Six Degrees of Separation - Dibble, Kohn, Kaufmann

Six Degrees of Separation - Dibble, Kohn, Kaufmann
By Patricia A. Kaufmann

The common term, “Six degrees of separation” refers to the idea that, if a person is one step away from each person he or she knows and two steps away from each person who is known by one of the people he or she knows, then everyone is an average of six “steps” away from each person on Earth. Several studies have been conducted to empirically measure this connectedness. Hence, six degrees of separation is synonymous with “small world”.

Not long after sending off my February 2008 column to editor and frequent email correspondant Randy Neil, I bought a nice folded letter that was franked with a scarce but somewhat smudged handstamped PAID 2 from Charleston, S.C. headed May 30, 1862 from a mother to her son. It was addressed to “Lieut. Saml Dibble, Capt.Glovers Company, Simontons Regt, Secessonville, So Ca”. The seller had listed it on eBay as “looks like a 2”, but he didn’t think it was a drop use (2¢ rate for local town use vs. 5¢ rate for out of town up to 500 miles, at that time) since it is used from Charleston to Secessonville.

The Battle of Secessionville is reenacted annually today. Union General Henry Benham, against the orders of his superiors, decided to prematurely test the line of Confederate defenses. Benham threw several thousand soldiers against a position on James Island, in the area known as Secessionville. James Island is located in Charleston Harbor. The Civil War began on James Island on April 12, 1861, when Confederate forces at Fort Johnson fired  on Union-occupied Fort Sumter. Both forts were located on the island’s northern shore.

Ironically, Secessionville’s name had nothing to do with the Southern States secession just before the war started in the spring 1861; it refers to an earlier event in which a group of younger planters “seceded” from an area occupied by their elders. The focus of the attack was near a fortifi cation called the Tower Battery. The Union gave it this name because of the wooden observation tower nearby, while Confederates would come to dub the M-shaped earthenwork Fort Lamar in honor of its commander Col. T.G. Lamar.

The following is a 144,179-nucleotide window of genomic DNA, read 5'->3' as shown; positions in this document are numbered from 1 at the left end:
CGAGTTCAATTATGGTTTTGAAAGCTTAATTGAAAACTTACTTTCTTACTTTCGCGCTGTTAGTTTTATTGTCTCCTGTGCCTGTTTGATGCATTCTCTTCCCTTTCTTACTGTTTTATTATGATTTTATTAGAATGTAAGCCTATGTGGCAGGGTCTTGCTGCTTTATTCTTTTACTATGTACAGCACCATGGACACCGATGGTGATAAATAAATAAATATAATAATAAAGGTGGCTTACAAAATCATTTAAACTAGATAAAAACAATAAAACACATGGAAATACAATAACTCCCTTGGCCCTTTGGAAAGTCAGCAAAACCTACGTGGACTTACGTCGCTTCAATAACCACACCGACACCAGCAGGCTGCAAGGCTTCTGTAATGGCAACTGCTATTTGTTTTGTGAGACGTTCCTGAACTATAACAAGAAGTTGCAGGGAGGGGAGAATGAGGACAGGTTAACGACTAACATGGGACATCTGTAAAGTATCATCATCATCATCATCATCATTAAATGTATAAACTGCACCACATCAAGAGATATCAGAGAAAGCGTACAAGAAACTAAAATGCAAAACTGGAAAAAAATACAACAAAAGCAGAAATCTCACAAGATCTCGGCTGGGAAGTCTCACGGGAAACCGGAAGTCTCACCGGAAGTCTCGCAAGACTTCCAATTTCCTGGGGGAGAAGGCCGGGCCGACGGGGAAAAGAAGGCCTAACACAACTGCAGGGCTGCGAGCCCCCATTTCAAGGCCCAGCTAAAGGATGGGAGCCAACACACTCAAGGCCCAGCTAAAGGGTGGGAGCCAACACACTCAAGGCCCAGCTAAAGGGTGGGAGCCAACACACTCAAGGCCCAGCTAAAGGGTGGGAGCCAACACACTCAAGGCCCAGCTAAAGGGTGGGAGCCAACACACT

While researching Samuel Dibble (1837-1913), I found an extensive family website complete with a photo of him in uniform on his wedding day. I am indebted to his great-great-grandson, Tony Emanuel, for allowing me to share this with you. Tony and I struck up an interesting email conversation. In exploring this website, I found the transcript of a letter from Dibble home to his mother while he was a prisoner-of-war at Johnson’s Island on July 26, 1864. In it he queries, “How is young Theodore? I hope Theo. K. has quite recovered.”

If you are a reader of this column, you may remember last month’s column on Confederate valentines in which I quoted a wonderful handwritten valentine addressed to Theodore Kohn that referred to the unusual physical characteristic of one blue eye and one brown eye. I pointed out that Theodore Kohn was the father of David Kohn, a mentor of mine in the 1970s. Yes, it is the very same “young Theodore” and he was also related to Dibble, a young cousin and fellow member of the Edisto Rifl es. I also found another totally different connection to Dibble to another Confederate collector. Amazing…six degrees of separation indeed!

Dibble was twice taken prisoner (the second time incarcerated up the road from me at Fort Delaware) and had both illustrious military and civilian careers. An attorney by profession, he represented the First Congressional District of South Carolina after the War for eight years, dubbed a brave and wise leader during the reconstruction period who did his full share to redeem the State.